The 12 Greatest Rounds of Boxing
Release date: 30th November, 2004
Publisher: Robson Books
Our Price: £5.95
You Save: £3.04 (33%)
'The 12 Greatest Rounds of Boxing'
By Ferdie Pacheco MD
Boxing is one sport renowned for its ability to regularly produce unexpected drama, adored by its fans for the way in which it frequently manages to create edge-of-the-seat excitement. Similarly, most followers of boxing appreciate that hidden behind the sport's well-guarded perimeter fence is a darker, murkier side, details of which rarely reach the general public. As a consequence, boxing has long been a breeding ground for conspiracy theorists, a home for those who continually see the machinations of a darker controlling force operating in the sport's not inconsiderable shadows.
Ferdie Pacheco was, between 1962 and 1977, Muhammad Ali's corner man and physician; there is probably little in boxing he has not experienced, from some of the greatest fights of all time to the most unscrupulous of behind the scene manoeuvrings. In this collection of a dozen essays, he maintains the reader's attention by serving up a wonderful series of atmospheric anecdotes, each of which regularly combine fantastic sporting achievement with a unique inside line on boxing's more shameless episodes.
From Jack Dempsey 'the modern Apollo' versus Jess Willard in 1919, through 'the long round' (seven) of the Dempsey - Tunney fight of 1927 and onto the Ali versus Liston re-match of 1965, Pacheco's writing style packs in just enough detail to set the scene before he delivers the facts. It's a comparatively short book, but it still manages to whet the reader's appetite, leaving him or her wanting more information on matters, such as how low the Dempsey shot on Jack Sharkey (yes, a distant relative) actually was.
One of the best examples is Pacheco on 'The Rumble in the Jungle', the famous fight between George Foreman and Muhammad Ali in October 1974.
He begins by providing a sets of condensed, 'pen-pics' on the main players. Promoter Don King who, following a jail sentence for manslaughter, turned himself into "a self-taught scholar with a penchant for flowery phases." Then there is Foreman himself, "a brooding, sullen character" before we hear of "The incomparable Ali."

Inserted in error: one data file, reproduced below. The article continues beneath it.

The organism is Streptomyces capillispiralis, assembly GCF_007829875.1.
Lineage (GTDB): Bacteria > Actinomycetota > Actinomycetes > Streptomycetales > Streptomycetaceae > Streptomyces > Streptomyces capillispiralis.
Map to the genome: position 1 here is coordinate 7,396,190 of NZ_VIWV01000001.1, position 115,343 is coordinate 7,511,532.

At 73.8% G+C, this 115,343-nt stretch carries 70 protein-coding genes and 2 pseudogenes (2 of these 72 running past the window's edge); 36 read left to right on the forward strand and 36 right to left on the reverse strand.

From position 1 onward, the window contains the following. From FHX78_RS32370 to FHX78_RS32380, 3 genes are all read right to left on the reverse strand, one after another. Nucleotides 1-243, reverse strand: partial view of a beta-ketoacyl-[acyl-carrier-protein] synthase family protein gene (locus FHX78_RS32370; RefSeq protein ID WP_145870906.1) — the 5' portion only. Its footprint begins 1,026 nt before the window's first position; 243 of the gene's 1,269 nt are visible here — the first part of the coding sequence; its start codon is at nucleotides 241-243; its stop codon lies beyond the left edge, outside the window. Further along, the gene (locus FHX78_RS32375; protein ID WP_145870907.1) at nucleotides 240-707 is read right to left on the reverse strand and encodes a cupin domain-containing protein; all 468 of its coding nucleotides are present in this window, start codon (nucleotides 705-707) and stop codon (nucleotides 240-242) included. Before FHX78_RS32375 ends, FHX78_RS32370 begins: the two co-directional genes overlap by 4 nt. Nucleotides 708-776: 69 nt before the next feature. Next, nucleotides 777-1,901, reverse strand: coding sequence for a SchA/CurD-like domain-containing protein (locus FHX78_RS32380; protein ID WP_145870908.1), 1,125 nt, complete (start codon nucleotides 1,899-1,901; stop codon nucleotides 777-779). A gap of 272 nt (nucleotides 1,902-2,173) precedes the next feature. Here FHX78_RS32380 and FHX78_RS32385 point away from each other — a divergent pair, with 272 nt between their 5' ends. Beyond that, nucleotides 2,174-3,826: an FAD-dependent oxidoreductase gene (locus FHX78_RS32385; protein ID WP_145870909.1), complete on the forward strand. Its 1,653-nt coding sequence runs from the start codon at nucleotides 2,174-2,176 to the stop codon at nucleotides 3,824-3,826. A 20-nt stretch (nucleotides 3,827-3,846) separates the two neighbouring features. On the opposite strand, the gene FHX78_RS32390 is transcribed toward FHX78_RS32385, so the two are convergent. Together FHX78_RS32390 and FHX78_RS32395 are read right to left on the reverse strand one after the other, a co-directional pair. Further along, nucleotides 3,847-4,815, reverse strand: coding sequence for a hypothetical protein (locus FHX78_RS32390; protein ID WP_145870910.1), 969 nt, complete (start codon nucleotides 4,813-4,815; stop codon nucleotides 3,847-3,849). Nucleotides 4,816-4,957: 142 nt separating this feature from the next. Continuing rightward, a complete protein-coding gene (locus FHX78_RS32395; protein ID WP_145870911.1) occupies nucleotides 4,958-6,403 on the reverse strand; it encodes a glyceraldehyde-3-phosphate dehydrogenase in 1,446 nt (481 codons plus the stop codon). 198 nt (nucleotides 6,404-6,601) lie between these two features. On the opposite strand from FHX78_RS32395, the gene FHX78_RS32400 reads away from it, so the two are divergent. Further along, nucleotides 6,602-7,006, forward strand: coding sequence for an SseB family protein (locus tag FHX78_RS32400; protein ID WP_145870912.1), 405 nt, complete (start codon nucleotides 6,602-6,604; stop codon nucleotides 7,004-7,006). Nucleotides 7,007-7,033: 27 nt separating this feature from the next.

Pacheco moves on to describe the Zaire government's craving for recognition - so much so that it partly underwrote the cost of the fight from which Ali collected $5.45m. The sinister President Mobutu enters the fray, a man who, according to the author "took things seriously." When the fight tickets were printed incorrectly, substituting the letter 'o' for a u' in Mobutu's name, the printer paid for the mistake with his life. Serious indeed.
Away from the shocking, Pacheco sprinkles humour in liberal doses. King brought in a jazz band to play at a concert, but they went down like a lead balloon and retired afterwards to their hotel bar. They were only allowed to leave the country after racking up a room service tab of $150,000 after Mobutu's men confiscated their instruments.
As for the fight, Ali is described as "the handsome prince" returning for his crown while Foreman's pugilistic strategy is wonderfully summed up thus: "In the thinking department, Foreman was a Model T to Ali's Maserati."
Pacheco squeezes enough detail into each of these twelve vignettes to make them enjoyable, funny and thought-provoking in equal measure, which leaves the reader thinking, "Did he (insert any of several names) really get away with that?" and hoping that the good doctor's next book is not far away.
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